Reply to Foy Update: Garden. Cook. Write. Repeat.'s comment

    • Susy on February 28, 2012 at 7:40 pm

      I think you’re right on the volunteers thing. They don’t sell tickets either, it’s a donations recommendation for entrance.

      Reply to Susy's comment

  6. Donna B. on February 28, 2012 at 9:55 am

    I absolutely LOVE the look of japanese garden’s… I find them one of the hardest to replicate though, but that’s mainly because I don’t have the skill yet with shrubs and dwarf tree’s… Have been doing research on the types of plants to have though! [The Renegade Gardener is the pro w/ conifers for cold regions…]
    I have a shady area of my yard that I would love to turn into a semi-tea-garden with a seating area.

    Reply to Donna B.'s comment

  7. Sincerely, Emily on February 28, 2012 at 10:21 am

    The conifers make an interesting garden. That was neat to see. Thanks for the photos.

    Reply to Sincerely, Emily's comment

  8. Dan on February 28, 2012 at 5:18 pm

    That is an amazing garden, thanks for sharing.

    Reply to Dan's comment

  9. KimH on February 28, 2012 at 7:30 pm

    Gorgeous pics as always. Im not fond of conifers for some reason.. perhaps because Im allergic to some of them? I dont know. Its nice to visit a garden like that.. but Im really more of a country cottage garden lover.

    Reply to KimH's comment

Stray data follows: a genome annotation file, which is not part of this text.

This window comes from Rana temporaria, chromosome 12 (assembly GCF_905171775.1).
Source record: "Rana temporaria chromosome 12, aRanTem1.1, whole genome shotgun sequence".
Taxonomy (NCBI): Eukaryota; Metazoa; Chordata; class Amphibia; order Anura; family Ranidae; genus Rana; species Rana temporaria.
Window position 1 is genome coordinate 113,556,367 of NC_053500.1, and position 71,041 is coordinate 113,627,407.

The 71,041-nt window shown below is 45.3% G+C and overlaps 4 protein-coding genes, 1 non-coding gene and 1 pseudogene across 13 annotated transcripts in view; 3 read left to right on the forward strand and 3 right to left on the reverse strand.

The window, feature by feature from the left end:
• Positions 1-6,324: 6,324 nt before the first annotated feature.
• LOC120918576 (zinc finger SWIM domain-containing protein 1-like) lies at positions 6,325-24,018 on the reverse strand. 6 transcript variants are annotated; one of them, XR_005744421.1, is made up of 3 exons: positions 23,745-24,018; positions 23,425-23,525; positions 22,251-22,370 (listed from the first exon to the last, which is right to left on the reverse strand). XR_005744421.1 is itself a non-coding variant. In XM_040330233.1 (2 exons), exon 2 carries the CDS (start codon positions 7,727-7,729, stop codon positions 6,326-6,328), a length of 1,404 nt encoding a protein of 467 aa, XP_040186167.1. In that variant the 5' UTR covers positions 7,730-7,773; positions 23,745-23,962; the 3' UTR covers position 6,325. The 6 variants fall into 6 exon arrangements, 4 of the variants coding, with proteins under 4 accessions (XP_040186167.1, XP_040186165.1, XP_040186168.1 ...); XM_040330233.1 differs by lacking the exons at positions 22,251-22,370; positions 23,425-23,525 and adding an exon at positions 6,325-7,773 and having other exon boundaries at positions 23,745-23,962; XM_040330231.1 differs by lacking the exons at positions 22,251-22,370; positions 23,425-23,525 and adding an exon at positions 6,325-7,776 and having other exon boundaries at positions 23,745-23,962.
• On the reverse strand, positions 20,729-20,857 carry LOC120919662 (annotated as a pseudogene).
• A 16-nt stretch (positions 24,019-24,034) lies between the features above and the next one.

10. bonnie on February 28, 2012 at 10:03 pm

    very pretty pics

    Reply to bonnie's comment

  11. judym on February 28, 2012 at 10:35 pm

    Love the conifers. The grasses also have great texture. I have several grasses here that provide some winter texture. We have “critters” that eat some conifers here. I find them on our Blue spruce every spring. I forget what they are but some day want to get rid of them if possible. But I think we will be planting some trees and such all along the creeks around the house.

    I love Japanese gardens – I went to an historic estate in Richmond that had beautiful gardens. One section of which was Japanese. I took a lot of very nice photos there. Wouild love to go to this garden.

    Reply to judym's comment

  12. Stacy on March 1, 2012 at 1:22 pm

    I have developed an appreciation for evergreens and conifers since I went back to school for horticulture. I used to think “why go for needles when you can get the money leaves and flowers?” but now I see the texture and structure that evergreens give year round.

    I had the opportunity to visit Whistling Gardens which is a dwarf conifer garden. The project is amazing considering it is one man who is building and financing the whole thing! He officially opens to the public this spring, so I’m hoping to go back then.

    Reply to Stacy's comment

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This is a daily journal of my efforts to cultivate a more simple life, through local eating, gardening and so many other things. We used to live in a small suburban neighborhood Ohio but moved to 153 acres in Liberty, Maine in 2012.